: No currently available treatment provides consistent relief of irritable bowel syndrome. Colonic sensory and motor function are modulated partly through 5HT3-receptors.
: No currently available treatment provides consistent relief of irritable bowel syndrome. Colonic sensory and motor function are modulated partly through 5HT3-receptors.
: To evaluate effects of the 5HT3-receptor antagonist, alosetron, in irritable bowel syndrome.
: Randomized, double-blind, placebo-controlled, dose-ranging (1, 2, 4, 8 mg b.d. alosetron), 12-week trial in 370 patients with diarrhoea-predominant or alternating constipation and diarrhoea irritable bowel syndrome. Weekly measurement of adequate relief was the key end-point; other irritable bowel syndrome symptoms were collected daily using an electronic phone system.
: Alosetron (1 mg or 2 mg b.d.) significantly (P < 0.05 vs. placebo) increased the proportion of females, but not males, reporting adequate relief. Stool consistency, frequency and percentage days with urgency improved over placebo (P < 0.05) within the first month with all doses of alosetron, and persisted throughout the trial with all doses in female patients. With 1 mg b.d. alosetron, females had improved stool consistency and urgency within the first week, and adequate relief and improved stool frequency within the first 2 weeks. There was no consistent improvement in bowel function among male patients.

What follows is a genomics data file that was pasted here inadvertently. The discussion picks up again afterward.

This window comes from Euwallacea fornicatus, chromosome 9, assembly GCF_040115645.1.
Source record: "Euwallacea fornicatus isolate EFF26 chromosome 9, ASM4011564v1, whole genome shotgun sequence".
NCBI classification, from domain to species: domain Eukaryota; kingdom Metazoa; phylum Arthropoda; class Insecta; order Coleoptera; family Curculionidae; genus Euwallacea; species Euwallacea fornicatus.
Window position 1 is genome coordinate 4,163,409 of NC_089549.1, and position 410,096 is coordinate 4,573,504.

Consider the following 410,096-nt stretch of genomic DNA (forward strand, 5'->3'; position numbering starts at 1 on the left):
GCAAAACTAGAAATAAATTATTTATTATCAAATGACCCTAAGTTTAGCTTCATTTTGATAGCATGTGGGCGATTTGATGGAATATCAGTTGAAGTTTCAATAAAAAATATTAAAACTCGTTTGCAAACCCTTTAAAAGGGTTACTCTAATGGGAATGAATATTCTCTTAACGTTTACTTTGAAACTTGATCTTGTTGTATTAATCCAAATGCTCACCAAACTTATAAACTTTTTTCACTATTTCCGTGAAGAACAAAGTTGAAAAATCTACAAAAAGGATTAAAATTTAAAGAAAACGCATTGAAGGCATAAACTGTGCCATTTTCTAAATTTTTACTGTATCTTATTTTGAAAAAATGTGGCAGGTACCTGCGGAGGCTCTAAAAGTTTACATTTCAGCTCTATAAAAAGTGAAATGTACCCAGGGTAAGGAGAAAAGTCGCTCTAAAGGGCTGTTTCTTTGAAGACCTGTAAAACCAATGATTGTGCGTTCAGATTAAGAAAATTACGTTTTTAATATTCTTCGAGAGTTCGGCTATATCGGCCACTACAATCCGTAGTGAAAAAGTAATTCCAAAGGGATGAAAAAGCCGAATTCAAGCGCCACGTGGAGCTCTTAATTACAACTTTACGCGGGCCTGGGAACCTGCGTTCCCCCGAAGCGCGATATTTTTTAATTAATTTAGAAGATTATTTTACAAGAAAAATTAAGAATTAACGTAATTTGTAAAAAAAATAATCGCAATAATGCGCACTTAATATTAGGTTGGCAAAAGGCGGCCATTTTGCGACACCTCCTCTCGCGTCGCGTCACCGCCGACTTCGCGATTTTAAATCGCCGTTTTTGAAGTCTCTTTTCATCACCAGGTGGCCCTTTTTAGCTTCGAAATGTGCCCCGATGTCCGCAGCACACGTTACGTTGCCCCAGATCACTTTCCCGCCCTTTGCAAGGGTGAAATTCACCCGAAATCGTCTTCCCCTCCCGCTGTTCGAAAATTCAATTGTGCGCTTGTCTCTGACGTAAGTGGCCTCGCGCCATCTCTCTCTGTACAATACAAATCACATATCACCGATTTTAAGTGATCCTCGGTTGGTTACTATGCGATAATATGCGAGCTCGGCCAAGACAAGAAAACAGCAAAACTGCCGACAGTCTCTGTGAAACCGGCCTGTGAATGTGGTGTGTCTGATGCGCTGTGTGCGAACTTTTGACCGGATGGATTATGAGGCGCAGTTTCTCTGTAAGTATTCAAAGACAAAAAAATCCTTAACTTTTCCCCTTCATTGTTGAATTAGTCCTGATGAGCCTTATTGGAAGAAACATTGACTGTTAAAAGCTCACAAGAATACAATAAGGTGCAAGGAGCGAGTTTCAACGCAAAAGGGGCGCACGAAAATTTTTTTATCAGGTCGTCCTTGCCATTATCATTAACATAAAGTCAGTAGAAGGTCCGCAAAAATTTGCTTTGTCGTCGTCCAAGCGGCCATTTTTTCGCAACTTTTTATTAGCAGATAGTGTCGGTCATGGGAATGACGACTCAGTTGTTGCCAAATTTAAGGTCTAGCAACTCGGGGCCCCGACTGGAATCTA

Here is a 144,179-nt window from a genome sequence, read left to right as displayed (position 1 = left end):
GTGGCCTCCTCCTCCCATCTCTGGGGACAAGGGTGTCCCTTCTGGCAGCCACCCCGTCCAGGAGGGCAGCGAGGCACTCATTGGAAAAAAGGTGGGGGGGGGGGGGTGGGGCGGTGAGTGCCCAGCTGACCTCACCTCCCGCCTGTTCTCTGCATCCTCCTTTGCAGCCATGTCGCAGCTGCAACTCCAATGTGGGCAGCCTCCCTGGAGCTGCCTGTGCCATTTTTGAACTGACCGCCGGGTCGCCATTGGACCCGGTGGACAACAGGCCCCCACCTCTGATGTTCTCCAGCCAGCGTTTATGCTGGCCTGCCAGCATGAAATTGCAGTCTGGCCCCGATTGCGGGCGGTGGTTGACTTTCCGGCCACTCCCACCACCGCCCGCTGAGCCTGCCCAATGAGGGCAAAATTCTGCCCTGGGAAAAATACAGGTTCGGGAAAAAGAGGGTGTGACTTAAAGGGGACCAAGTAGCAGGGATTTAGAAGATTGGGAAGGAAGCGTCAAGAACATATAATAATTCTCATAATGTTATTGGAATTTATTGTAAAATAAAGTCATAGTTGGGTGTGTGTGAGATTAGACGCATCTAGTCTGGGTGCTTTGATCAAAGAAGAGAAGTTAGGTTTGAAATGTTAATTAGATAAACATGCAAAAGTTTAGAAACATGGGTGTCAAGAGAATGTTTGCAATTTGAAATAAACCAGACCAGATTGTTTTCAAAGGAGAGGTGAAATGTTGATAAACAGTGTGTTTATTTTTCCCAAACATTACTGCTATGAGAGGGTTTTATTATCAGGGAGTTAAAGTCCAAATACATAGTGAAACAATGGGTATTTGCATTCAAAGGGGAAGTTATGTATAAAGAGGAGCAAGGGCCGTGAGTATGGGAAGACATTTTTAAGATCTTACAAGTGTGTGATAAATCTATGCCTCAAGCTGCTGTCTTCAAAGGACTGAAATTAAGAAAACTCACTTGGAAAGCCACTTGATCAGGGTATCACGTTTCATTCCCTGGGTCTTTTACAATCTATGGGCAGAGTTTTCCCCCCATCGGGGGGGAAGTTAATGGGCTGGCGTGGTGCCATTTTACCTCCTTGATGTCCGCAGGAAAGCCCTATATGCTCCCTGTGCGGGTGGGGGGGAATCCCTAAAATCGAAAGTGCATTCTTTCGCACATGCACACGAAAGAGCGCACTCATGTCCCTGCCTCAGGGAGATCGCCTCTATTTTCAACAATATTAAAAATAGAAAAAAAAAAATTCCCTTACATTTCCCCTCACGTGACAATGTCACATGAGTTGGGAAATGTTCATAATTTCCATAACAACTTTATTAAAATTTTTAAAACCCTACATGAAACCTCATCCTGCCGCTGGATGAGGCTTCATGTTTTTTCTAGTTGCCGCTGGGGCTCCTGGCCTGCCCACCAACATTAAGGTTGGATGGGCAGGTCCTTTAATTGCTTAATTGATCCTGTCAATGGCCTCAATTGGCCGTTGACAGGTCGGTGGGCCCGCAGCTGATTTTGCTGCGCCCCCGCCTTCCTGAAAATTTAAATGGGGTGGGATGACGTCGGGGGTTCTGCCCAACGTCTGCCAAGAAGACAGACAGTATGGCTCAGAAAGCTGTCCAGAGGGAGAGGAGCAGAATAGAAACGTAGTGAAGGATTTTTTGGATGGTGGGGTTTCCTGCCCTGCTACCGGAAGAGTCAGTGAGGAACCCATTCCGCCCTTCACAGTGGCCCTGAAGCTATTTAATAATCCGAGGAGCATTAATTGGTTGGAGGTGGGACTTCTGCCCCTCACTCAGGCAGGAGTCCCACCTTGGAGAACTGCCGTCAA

: In female irritable bowel syndrome patients with predominant diarrhoea or alternating constipation and diarrhoea, alosetron is effective in treatment of abdominal pain and discomfort and bowel-related symptoms.